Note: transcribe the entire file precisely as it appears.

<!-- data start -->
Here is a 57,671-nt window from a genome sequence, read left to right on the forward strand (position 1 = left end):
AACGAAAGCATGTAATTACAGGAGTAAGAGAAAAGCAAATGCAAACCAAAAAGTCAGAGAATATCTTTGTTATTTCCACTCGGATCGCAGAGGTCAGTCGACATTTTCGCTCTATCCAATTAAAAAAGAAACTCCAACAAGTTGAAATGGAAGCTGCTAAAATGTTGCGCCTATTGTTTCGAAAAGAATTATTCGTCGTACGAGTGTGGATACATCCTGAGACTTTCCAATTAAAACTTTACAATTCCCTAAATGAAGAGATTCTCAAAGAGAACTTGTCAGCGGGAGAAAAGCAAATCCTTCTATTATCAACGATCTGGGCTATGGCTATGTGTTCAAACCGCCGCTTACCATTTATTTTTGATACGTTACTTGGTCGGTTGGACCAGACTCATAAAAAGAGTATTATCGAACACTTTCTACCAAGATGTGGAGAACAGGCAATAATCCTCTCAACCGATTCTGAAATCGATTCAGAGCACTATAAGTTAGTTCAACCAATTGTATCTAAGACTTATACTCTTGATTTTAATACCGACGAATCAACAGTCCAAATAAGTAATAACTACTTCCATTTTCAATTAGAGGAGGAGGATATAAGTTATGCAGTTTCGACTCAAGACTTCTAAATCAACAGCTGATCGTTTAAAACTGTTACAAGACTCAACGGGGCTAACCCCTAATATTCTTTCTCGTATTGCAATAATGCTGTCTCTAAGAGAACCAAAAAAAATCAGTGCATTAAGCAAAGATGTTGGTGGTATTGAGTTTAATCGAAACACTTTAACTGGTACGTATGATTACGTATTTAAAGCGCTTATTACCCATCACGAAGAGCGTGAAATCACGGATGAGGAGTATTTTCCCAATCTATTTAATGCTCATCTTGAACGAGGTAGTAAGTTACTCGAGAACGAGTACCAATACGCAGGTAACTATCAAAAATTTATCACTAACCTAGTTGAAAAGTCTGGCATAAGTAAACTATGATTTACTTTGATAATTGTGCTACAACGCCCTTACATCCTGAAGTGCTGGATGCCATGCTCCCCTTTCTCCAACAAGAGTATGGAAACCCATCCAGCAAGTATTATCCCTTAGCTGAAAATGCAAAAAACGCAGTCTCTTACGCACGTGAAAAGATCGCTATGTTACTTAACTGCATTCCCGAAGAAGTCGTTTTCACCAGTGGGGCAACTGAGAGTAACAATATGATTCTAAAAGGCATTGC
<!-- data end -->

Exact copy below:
Here is a 57,671-nt window from a genome sequence, read left to right on the forward strand (position 1 = left end):
AACGAAAGCATGTAATTACAGGAGTAAGAGAAAAGCAAATGCAAACCAAAAAGTCAGAGAATATCTTTGTTATTTCCACTCGGATCGCAGAGGTCAGTCGACATTTTCGCTCTATCCAATTAAAAAAGAAACTCCAACAAGTTGAAATGGAAGCTGCTAAAATGTTGCGCCTATTGTTTCGAAAAGAATTATTCGTCGTACGAGTGTGGATACATCCTGAGACTTTCCAATTAAAACTTTACAATTCCCTAAATGAAGAGATTCTCAAAGAGAACTTGTCAGCGGGAGAAAAGCAAATCCTTCTATTATCAACGATCTGGGCTATGGCTATGTGTTCAAACCGCCGCTTACCATTTATTTTTGATACGTTACTTGGTCGGTTGGACCAGACTCATAAAAAGAGTATTATCGAACACTTTCTACCAAGATGTGGAGAACAGGCAATAATCCTCTCAACCGATTCTGAAATCGATTCAGAGCACTATAAGTTAGTTCAACCAATTGTATCTAAGACTTATACTCTTGATTTTAATACCGACGAATCAACAGTCCAAATAAGTAATAACTACTTCCATTTTCAATTAGAGGAGGAGGATATAAGTTATGCAGTTTCGACTCAAGACTTCTAAATCAACAGCTGATCGTTTAAAACTGTTACAAGACTCAACGGGGCTAACCCCTAATATTCTTTCTCGTATTGCAATAATGCTGTCTCTAAGAGAACCAAAAAAAATCAGTGCATTAAGCAAAGATGTTGGTGGTATTGAGTTTAATCGAAACACTTTAACTGGTACGTATGATTACGTATTTAAAGCGCTTATTACCCATCACGAAGAGCGTGAAATCACGGATGAGGAGTATTTTCCCAATCTATTTAATGCTCATCTTGAACGAGGTAGTAAGTTACTCGAGAACGAGTACCAATACGCAGGTAACTATCAAAAATTTATCACTAACCTAGTTGAAAAGTCTGGCATAAGTAAACTATGATTTACTTTGATAATTGTGCTACAACGCCCTTACATCCTGAAGTGCTGGATGCCATGCTCCCCTTTCTCCAACAAGAGTATGGAAACCCATCCAGCAAGTATTATCCCTTAGCTGAAAATGCAAAAAACGCAGTCTCTTACGCACGTGAAAAGATCGCTATGTTACTTAACTGCATTCCCGAAGAAGTCGTTTTCACCAGTGGGGCAACTGAGAGTAACAATATGATTCTAAAAGGCATTGC